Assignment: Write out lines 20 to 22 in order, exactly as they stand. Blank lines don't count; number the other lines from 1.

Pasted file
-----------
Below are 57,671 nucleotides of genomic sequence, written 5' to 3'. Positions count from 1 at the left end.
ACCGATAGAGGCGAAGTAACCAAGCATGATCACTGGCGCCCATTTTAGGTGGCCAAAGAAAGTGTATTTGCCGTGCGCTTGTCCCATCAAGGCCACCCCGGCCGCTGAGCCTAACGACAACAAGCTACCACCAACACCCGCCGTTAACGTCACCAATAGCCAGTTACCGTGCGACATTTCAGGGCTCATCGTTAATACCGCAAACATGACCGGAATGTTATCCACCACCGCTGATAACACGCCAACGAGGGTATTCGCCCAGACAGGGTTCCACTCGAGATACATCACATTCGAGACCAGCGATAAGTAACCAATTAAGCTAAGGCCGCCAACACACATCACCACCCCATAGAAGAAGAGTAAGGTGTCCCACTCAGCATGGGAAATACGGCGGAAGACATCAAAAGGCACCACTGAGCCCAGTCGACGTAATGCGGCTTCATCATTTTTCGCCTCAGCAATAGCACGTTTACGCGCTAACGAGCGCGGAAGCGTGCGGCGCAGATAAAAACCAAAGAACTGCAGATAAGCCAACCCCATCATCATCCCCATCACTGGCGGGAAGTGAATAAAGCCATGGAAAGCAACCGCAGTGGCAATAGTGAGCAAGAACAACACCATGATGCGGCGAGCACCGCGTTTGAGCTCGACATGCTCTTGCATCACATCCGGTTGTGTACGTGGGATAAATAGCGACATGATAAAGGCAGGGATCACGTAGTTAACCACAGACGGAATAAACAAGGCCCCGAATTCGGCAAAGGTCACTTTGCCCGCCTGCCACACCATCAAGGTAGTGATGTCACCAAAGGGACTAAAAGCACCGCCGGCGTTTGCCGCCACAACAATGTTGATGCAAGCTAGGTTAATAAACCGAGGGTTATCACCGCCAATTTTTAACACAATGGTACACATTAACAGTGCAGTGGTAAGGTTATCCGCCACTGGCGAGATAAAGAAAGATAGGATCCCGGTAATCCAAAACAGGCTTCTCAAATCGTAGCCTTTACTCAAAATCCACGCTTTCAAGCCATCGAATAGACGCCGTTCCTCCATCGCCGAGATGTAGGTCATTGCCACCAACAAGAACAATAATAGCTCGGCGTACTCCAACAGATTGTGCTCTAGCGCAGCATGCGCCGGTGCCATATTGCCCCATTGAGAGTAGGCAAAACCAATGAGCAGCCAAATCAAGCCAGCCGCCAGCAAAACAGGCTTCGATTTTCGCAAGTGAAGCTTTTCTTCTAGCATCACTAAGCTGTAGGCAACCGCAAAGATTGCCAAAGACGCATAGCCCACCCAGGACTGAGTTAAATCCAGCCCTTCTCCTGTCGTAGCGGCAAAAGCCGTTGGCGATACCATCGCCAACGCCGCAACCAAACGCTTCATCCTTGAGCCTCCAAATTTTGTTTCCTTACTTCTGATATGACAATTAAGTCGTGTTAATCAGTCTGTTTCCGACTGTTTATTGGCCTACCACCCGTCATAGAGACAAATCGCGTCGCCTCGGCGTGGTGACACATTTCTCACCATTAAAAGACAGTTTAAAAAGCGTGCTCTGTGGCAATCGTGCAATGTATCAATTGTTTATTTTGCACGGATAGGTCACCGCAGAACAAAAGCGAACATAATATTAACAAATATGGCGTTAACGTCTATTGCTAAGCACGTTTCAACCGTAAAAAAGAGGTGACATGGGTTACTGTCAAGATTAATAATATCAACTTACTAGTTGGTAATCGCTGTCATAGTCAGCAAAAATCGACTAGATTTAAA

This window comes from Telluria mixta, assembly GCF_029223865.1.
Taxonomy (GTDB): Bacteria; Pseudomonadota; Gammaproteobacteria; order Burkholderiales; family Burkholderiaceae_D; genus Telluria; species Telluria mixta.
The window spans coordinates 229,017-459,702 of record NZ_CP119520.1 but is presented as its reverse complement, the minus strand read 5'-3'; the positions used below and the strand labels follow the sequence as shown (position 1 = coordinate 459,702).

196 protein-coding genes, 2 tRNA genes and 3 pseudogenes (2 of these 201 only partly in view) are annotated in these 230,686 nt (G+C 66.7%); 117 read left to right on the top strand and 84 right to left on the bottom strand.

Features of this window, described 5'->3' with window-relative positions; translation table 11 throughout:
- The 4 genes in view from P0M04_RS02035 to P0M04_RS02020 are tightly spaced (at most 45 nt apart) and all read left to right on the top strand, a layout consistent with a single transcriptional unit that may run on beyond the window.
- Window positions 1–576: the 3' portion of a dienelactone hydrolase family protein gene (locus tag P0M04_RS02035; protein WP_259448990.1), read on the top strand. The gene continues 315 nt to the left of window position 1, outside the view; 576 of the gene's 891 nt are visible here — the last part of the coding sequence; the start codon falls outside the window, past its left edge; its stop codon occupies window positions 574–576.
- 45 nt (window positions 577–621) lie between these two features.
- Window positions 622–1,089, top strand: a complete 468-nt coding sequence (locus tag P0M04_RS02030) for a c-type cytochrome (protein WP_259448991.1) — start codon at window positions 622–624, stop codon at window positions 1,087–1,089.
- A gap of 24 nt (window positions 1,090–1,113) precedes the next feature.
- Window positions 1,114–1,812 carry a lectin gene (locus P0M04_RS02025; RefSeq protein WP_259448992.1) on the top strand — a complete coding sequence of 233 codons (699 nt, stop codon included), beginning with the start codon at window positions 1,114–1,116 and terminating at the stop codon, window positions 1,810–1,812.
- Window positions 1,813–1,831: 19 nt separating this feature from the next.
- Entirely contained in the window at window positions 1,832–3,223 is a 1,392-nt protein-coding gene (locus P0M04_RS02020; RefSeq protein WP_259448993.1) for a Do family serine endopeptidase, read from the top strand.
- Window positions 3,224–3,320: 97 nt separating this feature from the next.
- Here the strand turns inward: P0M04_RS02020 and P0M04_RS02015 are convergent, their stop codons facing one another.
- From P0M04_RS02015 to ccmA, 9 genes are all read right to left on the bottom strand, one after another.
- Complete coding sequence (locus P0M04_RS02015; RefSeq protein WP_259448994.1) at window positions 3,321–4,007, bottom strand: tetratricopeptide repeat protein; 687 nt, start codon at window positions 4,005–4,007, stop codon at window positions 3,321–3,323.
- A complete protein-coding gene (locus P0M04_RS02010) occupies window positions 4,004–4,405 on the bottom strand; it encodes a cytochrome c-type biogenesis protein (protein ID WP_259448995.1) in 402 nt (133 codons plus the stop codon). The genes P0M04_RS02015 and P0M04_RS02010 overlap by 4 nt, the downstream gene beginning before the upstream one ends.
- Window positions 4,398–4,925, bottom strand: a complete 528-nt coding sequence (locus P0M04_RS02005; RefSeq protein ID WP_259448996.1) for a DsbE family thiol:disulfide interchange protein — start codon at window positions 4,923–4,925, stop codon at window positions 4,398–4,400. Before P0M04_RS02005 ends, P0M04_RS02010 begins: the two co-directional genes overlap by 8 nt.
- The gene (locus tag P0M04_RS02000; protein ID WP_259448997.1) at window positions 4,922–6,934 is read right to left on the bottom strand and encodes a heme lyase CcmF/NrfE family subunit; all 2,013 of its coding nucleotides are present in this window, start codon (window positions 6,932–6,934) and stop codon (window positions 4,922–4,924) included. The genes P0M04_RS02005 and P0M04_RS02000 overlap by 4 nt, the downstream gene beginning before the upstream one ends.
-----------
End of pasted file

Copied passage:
- A complete protein-coding gene (locus P0M04_RS02010) occupies window positions 4,004–4,405 on the bottom strand; it encodes a cytochrome c-type biogenesis protein (protein ID WP_259448995.1) in 402 nt (133 codons plus the stop codon). The genes P0M04_RS02015 and P0M04_RS02010 overlap by 4 nt, the downstream gene beginning before the upstream one ends.
- Window positions 4,398–4,925, bottom strand: a complete 528-nt coding sequence (locus P0M04_RS02005; RefSeq protein ID WP_259448996.1) for a DsbE family thiol:disulfide interchange protein — start codon at window positions 4,923–4,925, stop codon at window positions 4,398–4,400. Before P0M04_RS02005 ends, P0M04_RS02010 begins: the two co-directional genes overlap by 8 nt.
- The gene (locus tag P0M04_RS02000; protein ID WP_259448997.1) at window positions 4,922–6,934 is read right to left on the bottom strand and encodes a heme lyase CcmF/NrfE family subunit; all 2,013 of its coding nucleotides are present in this window, start codon (window positions 6,932–6,934) and stop codon (window positions 4,922–4,924) included. The genes P0M04_RS02005 and P0M04_RS02000 overlap by 4 nt, the downstream gene beginning before the upstream one ends.